Big Blue Takes a Big Hit
Stock dropped 10 percent Monday
Making its first earnings warning in over a decade, IBM stock dropped over ten percent yesterday. IBM issued a terse warning before the markets opened Monday morning, indicating its first quarter earnings would not meet expectations.
The last time Big Blue issued an earnings warning came in 1991, about two years before Lou Gerstner took on the CEO role. IBM will release its report for the first quarter on April 17. Analysts believed the company would earn 85 cents per share in the first quarter, down from 98 cents per share a year ago, but IBM told them to expect earnings in the 66 to 70 cent range yesterday.
In the wake of the warning, IBM stock dropped $9.84 to $87.41, a 10.12 percent fall in value. Creating doubts about the overall tech market, IBM’s woes dragged down other tech stocks.
IBM attributed the shortfall to poor performance in its Technology Group, which makes products for OEMs and other third-party vendors. The group includes Mylex, which makes storage controller chips; the custom chip lab, which mints Transmeta Inc.’s Crusoe processor; and its hard drive business.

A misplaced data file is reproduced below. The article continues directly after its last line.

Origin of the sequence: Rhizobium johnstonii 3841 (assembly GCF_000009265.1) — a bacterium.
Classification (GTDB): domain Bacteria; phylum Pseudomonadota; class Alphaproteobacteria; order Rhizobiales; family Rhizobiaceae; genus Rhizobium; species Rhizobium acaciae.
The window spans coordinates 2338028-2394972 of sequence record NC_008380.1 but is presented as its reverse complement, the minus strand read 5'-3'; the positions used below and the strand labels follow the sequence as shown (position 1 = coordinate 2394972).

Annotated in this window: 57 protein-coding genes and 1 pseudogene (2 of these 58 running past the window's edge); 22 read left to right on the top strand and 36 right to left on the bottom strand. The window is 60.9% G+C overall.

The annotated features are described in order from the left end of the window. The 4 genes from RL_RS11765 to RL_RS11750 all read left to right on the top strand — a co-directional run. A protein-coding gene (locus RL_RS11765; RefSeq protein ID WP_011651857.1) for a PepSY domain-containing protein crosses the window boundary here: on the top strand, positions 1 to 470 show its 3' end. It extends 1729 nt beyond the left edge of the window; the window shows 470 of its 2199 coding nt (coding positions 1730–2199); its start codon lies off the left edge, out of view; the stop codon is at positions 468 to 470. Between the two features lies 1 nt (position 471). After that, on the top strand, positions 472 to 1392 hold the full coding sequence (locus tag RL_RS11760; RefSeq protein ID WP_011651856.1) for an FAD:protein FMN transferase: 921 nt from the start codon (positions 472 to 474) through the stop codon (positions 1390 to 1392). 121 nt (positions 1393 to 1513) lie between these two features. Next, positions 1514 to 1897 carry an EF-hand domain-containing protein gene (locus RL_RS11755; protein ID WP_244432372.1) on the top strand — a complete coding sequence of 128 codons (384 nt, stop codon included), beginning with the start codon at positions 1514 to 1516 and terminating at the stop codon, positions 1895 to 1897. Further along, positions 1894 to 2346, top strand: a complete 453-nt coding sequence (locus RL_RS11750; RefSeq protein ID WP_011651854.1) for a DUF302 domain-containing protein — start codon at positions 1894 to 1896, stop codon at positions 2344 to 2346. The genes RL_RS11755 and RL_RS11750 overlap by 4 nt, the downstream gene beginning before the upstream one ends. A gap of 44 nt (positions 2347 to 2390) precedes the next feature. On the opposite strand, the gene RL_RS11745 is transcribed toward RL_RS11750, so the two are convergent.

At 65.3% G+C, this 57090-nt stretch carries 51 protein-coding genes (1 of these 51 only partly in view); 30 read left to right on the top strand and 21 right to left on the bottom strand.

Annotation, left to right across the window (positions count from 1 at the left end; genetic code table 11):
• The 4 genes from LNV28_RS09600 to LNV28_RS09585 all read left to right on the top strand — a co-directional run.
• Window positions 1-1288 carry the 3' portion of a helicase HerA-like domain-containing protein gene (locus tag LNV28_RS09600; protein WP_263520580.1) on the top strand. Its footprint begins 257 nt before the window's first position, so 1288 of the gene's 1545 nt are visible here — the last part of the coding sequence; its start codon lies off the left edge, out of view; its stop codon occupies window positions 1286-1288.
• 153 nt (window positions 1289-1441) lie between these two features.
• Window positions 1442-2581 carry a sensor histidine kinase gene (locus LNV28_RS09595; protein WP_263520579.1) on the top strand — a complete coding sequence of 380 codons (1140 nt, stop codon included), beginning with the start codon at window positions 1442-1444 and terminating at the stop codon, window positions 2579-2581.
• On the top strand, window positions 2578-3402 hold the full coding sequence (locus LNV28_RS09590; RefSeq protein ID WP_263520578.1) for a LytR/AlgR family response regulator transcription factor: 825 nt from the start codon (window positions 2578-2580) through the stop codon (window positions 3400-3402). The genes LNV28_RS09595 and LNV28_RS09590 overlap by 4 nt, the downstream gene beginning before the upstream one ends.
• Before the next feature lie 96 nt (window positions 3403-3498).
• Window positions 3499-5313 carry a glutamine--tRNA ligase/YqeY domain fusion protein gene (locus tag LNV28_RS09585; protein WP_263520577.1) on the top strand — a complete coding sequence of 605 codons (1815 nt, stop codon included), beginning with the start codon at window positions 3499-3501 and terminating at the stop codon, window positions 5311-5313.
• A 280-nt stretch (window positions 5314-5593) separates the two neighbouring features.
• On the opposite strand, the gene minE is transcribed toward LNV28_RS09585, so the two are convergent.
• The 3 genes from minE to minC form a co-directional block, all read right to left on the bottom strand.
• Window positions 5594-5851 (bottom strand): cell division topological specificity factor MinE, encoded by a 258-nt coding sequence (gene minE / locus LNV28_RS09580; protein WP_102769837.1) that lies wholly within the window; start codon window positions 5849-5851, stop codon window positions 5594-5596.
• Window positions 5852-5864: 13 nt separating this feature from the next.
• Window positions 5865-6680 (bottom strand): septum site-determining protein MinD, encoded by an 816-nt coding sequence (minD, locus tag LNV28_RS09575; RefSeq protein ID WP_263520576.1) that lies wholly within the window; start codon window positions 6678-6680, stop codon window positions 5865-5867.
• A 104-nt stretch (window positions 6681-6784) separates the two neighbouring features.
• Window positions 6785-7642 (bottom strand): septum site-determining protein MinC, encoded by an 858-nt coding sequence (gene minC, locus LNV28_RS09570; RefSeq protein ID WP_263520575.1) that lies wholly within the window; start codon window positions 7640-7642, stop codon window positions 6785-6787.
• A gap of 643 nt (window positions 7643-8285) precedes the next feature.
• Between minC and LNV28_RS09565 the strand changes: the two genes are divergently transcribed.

Observers pointed out that the shortfall comes as Sam Palmisano takes the reins as IBM’s CEO, wondering if Gerstner left in time for the company to miss targets under someone else’s watch. IBM nearly missed its targets in the fourth quarter of 2001; the sale of its optical transceiver business boosted the company past analyst expectations, but drew criticism from those who believed IBM’s reporting bordered on Enron-style accounting trickery.
Accounting maneuvering may account for some of the dramatic shortfall. Goldman Sachs analyst Laura Conigliaro told The New York Times Palmisano might be lowering expectations by understating the company’s earnings. With lower expectations, Palmisano’s future achievements may seem greater. “Given the miss, why not take the hit and lower expectations?" she said.
Not everyone in the tech sector had bad news to share. Compaq Computer Corp. said it would meet analysts' expectations.
Chris McConnell is Product and Technology Editor for Enterprise Systems.